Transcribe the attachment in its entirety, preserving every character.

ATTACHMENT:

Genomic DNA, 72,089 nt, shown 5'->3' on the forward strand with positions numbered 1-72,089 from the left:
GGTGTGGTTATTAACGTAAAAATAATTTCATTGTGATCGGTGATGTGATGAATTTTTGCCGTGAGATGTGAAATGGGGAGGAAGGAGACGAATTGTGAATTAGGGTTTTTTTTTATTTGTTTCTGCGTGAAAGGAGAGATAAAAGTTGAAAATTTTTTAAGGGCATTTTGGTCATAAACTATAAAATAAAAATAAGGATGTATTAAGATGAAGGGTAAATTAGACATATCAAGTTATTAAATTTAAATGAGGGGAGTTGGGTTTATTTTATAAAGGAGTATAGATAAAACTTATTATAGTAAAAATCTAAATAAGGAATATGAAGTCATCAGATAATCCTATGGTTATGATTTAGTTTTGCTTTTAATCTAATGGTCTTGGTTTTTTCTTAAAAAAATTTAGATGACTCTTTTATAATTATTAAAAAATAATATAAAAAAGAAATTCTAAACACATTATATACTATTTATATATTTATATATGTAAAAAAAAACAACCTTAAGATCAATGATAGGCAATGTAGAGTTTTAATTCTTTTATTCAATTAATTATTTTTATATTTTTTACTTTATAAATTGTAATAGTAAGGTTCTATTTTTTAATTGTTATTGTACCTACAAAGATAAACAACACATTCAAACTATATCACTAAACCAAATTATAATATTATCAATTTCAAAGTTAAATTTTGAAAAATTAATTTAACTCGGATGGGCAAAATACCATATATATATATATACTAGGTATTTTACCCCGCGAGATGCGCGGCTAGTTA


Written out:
Genomic DNA, 72,089 nt, shown 5'->3' on the forward strand with positions numbered 1-72,089 from the left:
GGTGTGGTTATTAACGTAAAAATAATTTCATTGTGATCGGTGATGTGATGAATTTTTGCCGTGAGATGTGAAATGGGGAGGAAGGAGACGAATTGTGAATTAGGGTTTTTTTTTATTTGTTTCTGCGTGAAAGGAGAGATAAAAGTTGAAAATTTTTTAAGGGCATTTTGGTCATAAACTATAAAATAAAAATAAGGATGTATTAAGATGAAGGGTAAATTAGACATATCAAGTTATTAAATTTAAATGAGGGGAGTTGGGTTTATTTTATAAAGGAGTATAGATAAAACTTATTATAGTAAAAATCTAAATAAGGAATATGAAGTCATCAGATAATCCTATGGTTATGATTTAGTTTTGCTTTTAATCTAATGGTCTTGGTTTTTTCTTAAAAAAATTTAGATGACTCTTTTATAATTATTAAAAAATAATATAAAAAAGAAATTCTAAACACATTATATACTATTTATATATTTATATATGTAAAAAAAAACAACCTTAAGATCAATGATAGGCAATGTAGAGTTTTAATTCTTTTATTCAATTAATTATTTTTATATTTTTTACTTTATAAATTGTAATAGTAAGGTTCTATTTTTTAATTGTTATTGTACCTACAAAGATAAACAACACATTCAAACTATATCACTAAACCAAATTATAATATTATCAATTTCAAAGTTAAATTTTGAAAAATTAATTTAACTCGGATGGGCAAAATACCATATATATATATATACTAGGTATTTTACCCCGCGAGATGCGCGGCTAGTTA